I recently watched a ted talk by Tom Wujek: 3 Ways the Brain Creates Meaning. I searched out this talk because of something one of my MFA instructors, Chris Archer, said during my January residency, “you can’t make meaning.” If an artist, can’t make meaning, where does it come from? Wujek explains that the brain creates mental models of the world based on “moments of discovery.” He further describes that when a person looks at an image their eyes dart around it looking to make sense of it and “the act of engaging and looking at the image creates the meaning.”
Twice this month, I’ve run into the notion of ‘the act of seeing.’ As I am searching create an art practice that is not dominated by commercial habits, I want to start by exploring the universalities of how we see. Perhaps if I start with how our brains process imagery, I can then work backwards from that to evolve my art practice.
For the last 18 months I’ve been on an intellectual journey…and I’m still on it. A few years back, I noticed that photographing same-sex couples and same-sex weddings sometimes required a different approach than straight weddings. I was intrigued that despite the wealth of continuing education for photographers, there wasn’t a single resource for photographers on working with same-sex couples. So I did some research, looking for the most prominent authority of same-sex weddings and I ended up on the phone with Kathryn Hamm, president of GayWeddings.com. I told her my thoughts and experience and she said, “there isn’t a resource, well then we have to make one.”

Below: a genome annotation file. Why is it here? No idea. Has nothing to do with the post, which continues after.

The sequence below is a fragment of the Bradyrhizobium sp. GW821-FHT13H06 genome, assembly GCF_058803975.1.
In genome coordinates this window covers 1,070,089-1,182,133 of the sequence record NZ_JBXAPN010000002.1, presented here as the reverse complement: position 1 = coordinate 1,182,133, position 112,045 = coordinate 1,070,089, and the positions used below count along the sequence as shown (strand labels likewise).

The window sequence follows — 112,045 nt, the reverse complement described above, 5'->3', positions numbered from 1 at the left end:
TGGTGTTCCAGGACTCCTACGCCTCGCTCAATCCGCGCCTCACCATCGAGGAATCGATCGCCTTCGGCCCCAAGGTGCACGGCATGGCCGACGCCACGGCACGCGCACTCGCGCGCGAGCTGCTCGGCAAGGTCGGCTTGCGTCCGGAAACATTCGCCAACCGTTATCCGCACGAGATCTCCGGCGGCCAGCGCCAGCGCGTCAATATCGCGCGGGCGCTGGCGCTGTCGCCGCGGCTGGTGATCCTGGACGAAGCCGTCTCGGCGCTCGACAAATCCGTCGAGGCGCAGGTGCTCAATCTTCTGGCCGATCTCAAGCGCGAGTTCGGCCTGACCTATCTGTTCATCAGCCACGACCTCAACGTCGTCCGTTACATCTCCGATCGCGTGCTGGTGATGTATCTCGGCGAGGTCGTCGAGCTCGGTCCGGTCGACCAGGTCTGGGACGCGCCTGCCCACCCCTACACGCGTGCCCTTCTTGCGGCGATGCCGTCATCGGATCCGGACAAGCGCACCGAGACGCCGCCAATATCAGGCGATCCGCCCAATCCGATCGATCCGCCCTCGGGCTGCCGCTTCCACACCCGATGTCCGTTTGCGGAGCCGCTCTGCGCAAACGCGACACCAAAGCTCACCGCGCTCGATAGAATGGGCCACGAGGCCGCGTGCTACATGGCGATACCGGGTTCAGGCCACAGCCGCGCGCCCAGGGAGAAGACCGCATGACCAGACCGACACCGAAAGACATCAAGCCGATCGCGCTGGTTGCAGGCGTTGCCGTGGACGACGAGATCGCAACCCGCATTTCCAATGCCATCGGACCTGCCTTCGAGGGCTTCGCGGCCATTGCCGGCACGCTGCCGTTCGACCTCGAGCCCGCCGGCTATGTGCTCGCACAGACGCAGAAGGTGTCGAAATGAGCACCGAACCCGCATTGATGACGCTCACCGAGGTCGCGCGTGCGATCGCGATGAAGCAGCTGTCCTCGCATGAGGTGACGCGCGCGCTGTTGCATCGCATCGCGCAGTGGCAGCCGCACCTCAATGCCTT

18 months later, Kathryn and I have written the that resource… twice. The first book, Capturing Love: The Art of Lesbian and Gay Wedding Photography we self-published in Jan. of 2013. Five short months after the book was released, we signed a deal with Amphoto to expand the book, double the content and re-release under the title: The New Art of Capturing Love: The Essential Guide to Lesbian and Gay Wedding Photography (on-sale date May 6, 2014).
A photographer becoming an author is a journey in and of itself…but the real journey for me has been as an artist who wants to be the best possible photographer for all of my clients. My artwork is informed by, and a reaction to, my understanding of the world around me. Well it turns out my understanding of the world has been through a heteronormative filter and I didn’t know that. To remove (or at least diffuse) that filter has been a process of identifying assumptions and conversations about differences. Many times I have found myself outside of my comfort zone and outside of my realm of expertise. But something amazing has come from this hard journey… Trying to better understand same-sex couples, so I can better photograph them has helped me re-think my process for better serving all couples.